A week before Election Day, amid a battle over the balance of power in local (and national) government, the Chico City Council meeting Tuesday night (Nov. 1) attracted sparse attendance. Only a dozen citizens came to the chambers for an agenda which included Bidwell Park, wildfire safety and employee salaries.
With little to no public comment, or discussion among themselves, council members completed their business in just over an hour (two, including closed session), adopting new rules for city parks, a city-specific Community Wildfire Protection Plan and changes to building codes; confirming the employment terms for a new human resources director (Chelsea Phebus) and building official (Dale Fletcher); and approving a new contract for firefighters.
“Obviously, Chico has had its controversial decisions and things the community feels important that they’ve come and talked to us about and filled the council chambers over,” Mayor Andrew Coolidge told the CN&R afterward, expanding on a remark he made from the dais. “But two of the most pressing things that we addressed tonight—which were our park rules and how those are enforced, and also fire protection for this community—two massive issues that affect almost everybody’s life in Chico, and the room is virtually empty.
“I’m hoping that’s because they realize that those presentations were intelligent, well done, and that we have a really good plan moving forward on both of these. But, of course, I’d like the community to pay more attention to these types of aspects because they’re so important as we move forward and create a protection plan for our community that makes sense.”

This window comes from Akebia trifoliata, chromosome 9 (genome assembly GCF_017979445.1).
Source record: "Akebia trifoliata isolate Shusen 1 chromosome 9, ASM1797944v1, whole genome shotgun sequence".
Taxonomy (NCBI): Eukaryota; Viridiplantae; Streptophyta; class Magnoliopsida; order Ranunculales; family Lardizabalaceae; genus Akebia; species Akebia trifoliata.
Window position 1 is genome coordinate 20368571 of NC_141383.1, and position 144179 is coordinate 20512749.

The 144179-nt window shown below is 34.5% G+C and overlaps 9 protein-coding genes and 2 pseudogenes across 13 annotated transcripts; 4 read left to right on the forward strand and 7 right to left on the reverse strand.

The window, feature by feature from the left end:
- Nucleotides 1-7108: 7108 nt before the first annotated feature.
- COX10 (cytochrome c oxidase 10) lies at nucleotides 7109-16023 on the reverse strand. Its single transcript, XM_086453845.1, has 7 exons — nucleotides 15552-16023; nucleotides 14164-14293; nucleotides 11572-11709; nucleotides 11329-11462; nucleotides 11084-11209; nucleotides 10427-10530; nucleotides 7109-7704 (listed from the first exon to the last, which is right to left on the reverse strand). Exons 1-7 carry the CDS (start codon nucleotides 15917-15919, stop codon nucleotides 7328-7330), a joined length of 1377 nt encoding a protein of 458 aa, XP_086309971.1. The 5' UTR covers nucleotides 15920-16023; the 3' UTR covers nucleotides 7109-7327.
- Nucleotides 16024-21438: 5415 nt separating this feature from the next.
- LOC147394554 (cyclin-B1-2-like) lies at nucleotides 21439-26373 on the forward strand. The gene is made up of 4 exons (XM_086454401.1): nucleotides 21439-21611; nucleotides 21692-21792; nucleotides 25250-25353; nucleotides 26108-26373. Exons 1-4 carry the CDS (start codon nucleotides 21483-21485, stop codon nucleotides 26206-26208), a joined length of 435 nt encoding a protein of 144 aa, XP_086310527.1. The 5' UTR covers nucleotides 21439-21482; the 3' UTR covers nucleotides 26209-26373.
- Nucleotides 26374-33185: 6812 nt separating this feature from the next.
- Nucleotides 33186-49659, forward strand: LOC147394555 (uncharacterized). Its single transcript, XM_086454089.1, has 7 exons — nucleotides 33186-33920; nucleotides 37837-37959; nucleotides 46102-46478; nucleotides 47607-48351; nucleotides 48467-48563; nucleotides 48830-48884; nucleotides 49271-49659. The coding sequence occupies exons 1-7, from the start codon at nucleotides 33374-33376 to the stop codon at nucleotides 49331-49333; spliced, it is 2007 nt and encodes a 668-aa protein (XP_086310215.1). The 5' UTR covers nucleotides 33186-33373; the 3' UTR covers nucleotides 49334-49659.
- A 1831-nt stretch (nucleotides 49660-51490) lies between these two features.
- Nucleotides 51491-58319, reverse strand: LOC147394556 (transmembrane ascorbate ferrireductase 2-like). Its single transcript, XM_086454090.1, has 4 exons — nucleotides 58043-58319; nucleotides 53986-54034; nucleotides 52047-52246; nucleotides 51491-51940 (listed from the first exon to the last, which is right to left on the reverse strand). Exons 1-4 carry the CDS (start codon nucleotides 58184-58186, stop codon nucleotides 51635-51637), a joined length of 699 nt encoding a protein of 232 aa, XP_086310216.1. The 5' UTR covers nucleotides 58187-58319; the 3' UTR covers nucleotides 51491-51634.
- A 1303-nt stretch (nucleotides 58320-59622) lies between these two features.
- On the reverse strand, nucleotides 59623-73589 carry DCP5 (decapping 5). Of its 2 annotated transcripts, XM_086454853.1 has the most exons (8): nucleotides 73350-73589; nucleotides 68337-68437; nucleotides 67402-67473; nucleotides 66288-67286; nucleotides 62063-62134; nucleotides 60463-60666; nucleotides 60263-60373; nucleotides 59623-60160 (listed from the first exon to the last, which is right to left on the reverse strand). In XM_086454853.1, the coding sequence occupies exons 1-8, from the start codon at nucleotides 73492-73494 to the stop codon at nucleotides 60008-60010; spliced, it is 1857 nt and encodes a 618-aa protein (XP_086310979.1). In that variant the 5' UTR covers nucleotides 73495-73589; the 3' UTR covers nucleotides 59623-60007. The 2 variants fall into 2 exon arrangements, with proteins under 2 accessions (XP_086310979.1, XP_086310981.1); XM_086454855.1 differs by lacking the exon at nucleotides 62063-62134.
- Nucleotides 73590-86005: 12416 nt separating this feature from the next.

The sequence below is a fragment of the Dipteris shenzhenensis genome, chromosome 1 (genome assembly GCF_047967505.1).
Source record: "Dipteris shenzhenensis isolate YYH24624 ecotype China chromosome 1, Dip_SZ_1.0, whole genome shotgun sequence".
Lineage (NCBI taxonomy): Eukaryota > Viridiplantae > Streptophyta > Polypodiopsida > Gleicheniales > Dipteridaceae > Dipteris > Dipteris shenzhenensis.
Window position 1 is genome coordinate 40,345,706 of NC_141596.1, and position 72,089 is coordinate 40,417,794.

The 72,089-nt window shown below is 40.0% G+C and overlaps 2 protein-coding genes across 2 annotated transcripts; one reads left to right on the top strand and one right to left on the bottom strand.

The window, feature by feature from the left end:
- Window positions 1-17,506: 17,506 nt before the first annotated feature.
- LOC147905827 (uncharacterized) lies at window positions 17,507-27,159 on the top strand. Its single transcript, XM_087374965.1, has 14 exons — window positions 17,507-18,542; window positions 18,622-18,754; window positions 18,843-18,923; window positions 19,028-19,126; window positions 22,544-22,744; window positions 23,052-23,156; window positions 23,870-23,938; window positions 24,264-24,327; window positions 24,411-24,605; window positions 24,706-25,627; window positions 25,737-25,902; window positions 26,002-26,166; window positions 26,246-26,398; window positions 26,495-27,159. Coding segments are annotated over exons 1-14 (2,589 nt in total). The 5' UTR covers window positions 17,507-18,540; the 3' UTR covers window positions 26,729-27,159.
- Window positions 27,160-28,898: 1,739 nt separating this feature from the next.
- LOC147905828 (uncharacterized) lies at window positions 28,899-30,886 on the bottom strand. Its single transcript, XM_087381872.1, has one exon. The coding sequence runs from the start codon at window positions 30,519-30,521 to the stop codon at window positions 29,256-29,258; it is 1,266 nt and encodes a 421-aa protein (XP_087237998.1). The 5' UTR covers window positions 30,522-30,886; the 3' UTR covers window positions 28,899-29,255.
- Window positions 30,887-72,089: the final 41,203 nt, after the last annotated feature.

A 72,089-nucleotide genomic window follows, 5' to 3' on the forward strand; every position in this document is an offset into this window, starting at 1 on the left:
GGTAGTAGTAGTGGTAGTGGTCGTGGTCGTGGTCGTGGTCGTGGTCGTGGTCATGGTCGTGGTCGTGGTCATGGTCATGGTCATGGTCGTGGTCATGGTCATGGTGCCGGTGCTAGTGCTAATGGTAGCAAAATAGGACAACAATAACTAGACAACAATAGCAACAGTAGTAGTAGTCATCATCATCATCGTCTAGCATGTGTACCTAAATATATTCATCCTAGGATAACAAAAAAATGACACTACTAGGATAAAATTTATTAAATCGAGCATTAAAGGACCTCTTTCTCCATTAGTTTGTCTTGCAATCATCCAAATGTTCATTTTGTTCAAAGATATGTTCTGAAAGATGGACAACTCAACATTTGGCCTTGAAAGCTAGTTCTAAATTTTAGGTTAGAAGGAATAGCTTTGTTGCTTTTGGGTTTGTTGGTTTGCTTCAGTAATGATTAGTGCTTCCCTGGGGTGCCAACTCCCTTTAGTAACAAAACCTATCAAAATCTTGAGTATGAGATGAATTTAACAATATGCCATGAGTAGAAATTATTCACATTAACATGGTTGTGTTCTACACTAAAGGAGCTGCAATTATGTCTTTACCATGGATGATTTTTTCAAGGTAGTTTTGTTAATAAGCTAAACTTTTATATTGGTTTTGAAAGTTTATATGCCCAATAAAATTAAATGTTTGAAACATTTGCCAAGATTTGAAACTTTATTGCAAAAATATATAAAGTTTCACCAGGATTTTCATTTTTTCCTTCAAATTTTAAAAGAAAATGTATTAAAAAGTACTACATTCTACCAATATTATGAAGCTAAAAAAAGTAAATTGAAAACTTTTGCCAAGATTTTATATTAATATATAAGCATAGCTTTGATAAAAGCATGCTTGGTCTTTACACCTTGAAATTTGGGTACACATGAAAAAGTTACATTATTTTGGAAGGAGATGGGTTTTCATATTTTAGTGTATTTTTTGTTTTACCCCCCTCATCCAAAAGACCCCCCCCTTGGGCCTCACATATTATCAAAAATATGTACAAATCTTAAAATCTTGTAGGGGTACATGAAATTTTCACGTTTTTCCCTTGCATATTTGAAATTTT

Councilwoman Alex Brown, the lone progressive among six conservatives (five Tuesday, with Michael O’Brien absent), had a different take.
“Mayor Coolidge and his friends on the council are very good at patting themselves on the back,” she said by phone the next morning, “and it’s a little patronizing for a city leader to say what’s important and what’s not important to their community—and a little belittling. We, as human beings and residents of this community, get to decide when we use our voices, when we show up, when we feel something needs a push or to be uplifted.
“Mayor Coolidge may not like that people come and share opinions that he doesn’t share with the council on issues that are important to them, but if he doesn’t like it, he shouldn’t be a city leader,” Brown continued, adding: “This council seems dead set between now and the election on having the shortest and least controversial meetings possible.”
The last meeting, Oct. 18, also concluded in an hour; the previous, Oct. 4, in just over 90 minutes.
The reconsideration of park rules stemmed from a request by Coolidge at the Feb. 15 meeting, approved unanimously, to have the Bidwell Park and Playground Commission review regulations pertaining to conduct and disturbances, along with signage. Commissioners recommended:
· Designating all city parks as drug-free zones.
· Changing the closing time for parks and greenways to 10 p.m., except at City Plaza and the Chico Community Observatory in Upper Park, where it would stay at 11 p.m.